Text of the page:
Tottenham Court Road

My designated area to study was Tottenham Court Road, which is briefly referred to in “A Case of Identity.”

Tottenham Court Road Currently
Tottenham Court Road, modern view
Tottenham Court Road, Victorian view
Tottenham Court Road, Victorian view

According to the Charles Booth Archive map, Tottenham Court Road itself was mostly red/middle class, or well to do. The surrounding areas contain mostly pink, purple, and dark blue: “fairly comfortable, good ordinary earnings”,”some comfortable,others poor”, and “very poor.” Nearby Bedford Square is colored yellow, signifying an upper class area.

DHM Booth Pic

Booth’s journal notes from walks with Constables around District 3 (which included Tottenham Court Road) in 1898 include descriptions of prostitutes, drunkenness, crime, and broken windows. These descriptions seem to match Booth’s harsh judgements under the “dark blue” poverty category on the map that surrounded Tottenham Court Road. A brief search on The Old Bailey database (starting in 1881 when the story was published) revealed crime clustering around theft.

Old Bailey Info

It seems that the centrally located area was used for business establishments, commerce, and travel rather than residency. Travel is still a huge part of Tottenham Court Road Hustle and bustle come to mind. In almost every movie, a heavily populated London area overflowing with all of the above is “the” scene for activity. More often than not, the “catch that thief!” line jumps out within a business area rather than a residential one. There’s more stuff happening due to the constant foot traffic and people. Also, it’s probably more noticeable because it isn’t hidden inside the home.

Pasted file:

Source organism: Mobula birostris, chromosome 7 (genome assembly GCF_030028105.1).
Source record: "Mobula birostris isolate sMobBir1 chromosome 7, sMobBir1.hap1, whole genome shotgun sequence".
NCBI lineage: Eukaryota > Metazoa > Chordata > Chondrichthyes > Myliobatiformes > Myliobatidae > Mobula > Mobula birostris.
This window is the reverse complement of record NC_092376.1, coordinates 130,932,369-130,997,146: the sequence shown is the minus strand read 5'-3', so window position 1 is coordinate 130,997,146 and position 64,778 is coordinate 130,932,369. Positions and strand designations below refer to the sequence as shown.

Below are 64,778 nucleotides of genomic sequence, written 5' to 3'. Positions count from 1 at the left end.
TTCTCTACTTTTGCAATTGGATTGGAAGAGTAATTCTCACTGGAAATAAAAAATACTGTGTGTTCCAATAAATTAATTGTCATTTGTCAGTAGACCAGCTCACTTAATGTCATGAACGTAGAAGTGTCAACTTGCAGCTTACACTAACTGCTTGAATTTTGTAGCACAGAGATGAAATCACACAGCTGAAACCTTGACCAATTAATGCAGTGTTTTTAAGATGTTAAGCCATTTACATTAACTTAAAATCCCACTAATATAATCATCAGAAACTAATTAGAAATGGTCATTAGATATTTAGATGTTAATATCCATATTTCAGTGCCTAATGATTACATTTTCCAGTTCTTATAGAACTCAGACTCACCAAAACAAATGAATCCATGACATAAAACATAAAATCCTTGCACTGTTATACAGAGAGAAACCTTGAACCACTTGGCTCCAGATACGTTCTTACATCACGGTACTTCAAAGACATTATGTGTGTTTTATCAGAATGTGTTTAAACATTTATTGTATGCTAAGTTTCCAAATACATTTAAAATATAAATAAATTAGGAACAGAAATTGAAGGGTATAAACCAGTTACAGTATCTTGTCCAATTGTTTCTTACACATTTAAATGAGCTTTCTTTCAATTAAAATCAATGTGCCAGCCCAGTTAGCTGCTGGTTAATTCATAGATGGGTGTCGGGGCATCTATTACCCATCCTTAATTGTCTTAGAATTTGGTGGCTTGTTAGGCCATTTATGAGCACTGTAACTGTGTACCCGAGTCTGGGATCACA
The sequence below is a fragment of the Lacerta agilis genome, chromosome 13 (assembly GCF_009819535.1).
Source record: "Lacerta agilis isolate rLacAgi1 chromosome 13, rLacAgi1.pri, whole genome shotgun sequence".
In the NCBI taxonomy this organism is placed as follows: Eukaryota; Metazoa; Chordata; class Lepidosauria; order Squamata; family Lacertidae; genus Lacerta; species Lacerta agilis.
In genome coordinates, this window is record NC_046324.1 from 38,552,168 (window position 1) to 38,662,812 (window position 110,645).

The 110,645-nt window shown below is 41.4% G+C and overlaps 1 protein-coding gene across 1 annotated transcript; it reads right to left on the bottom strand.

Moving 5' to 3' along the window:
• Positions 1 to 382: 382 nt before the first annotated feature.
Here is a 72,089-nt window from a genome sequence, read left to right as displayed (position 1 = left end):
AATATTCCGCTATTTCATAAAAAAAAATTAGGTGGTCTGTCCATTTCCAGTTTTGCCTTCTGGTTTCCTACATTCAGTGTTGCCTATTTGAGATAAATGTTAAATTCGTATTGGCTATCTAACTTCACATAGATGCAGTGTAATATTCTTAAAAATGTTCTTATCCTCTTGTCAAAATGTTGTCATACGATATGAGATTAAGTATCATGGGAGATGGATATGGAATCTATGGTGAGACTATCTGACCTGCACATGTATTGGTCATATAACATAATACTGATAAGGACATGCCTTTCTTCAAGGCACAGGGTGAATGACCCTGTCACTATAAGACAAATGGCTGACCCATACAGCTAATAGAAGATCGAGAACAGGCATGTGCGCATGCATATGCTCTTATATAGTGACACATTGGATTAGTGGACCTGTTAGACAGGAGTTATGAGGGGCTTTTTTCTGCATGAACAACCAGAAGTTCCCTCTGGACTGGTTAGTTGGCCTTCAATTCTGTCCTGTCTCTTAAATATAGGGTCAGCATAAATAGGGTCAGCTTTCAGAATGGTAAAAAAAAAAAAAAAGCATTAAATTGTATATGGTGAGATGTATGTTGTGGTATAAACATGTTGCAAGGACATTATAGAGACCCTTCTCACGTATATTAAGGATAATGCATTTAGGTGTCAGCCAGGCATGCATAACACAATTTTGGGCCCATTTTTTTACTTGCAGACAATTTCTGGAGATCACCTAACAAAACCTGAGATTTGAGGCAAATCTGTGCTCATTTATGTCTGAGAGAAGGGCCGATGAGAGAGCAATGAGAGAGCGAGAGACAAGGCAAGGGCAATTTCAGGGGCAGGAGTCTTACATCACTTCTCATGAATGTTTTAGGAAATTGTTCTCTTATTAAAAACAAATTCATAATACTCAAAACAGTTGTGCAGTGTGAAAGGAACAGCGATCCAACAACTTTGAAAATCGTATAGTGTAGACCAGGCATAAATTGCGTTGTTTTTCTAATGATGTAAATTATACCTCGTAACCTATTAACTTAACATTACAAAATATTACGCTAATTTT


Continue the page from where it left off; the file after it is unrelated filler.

I looked up information on Victorian plumbers via Lee Jackson’s Victorian London Dictionary. I found a slightly sad story about a poor “Jobbing Plumber,” which does not correspond much with the Holmes story. Still, the information on plumber’s wages did relate to Mr. Sutherland. In the piece, this is the wage info: “The usual wages of a London plumber are said to be 9d. an hour, and the weekly hours of labour 56½ generally, in the suburbs, 53 in the “City,” and large suburban firms.”

From the Holmes story, Mary Sutherland’s father seemed to be a part of the the “middle class” or “fairly comfortable” category. His plumbing business was on Tottenham Court Road. After the father’s death, the business sold for $4,700. Miss Sutherland has money, which is a prime motivation for her stepfather to lie about his identity and trick her into marriage within the story.

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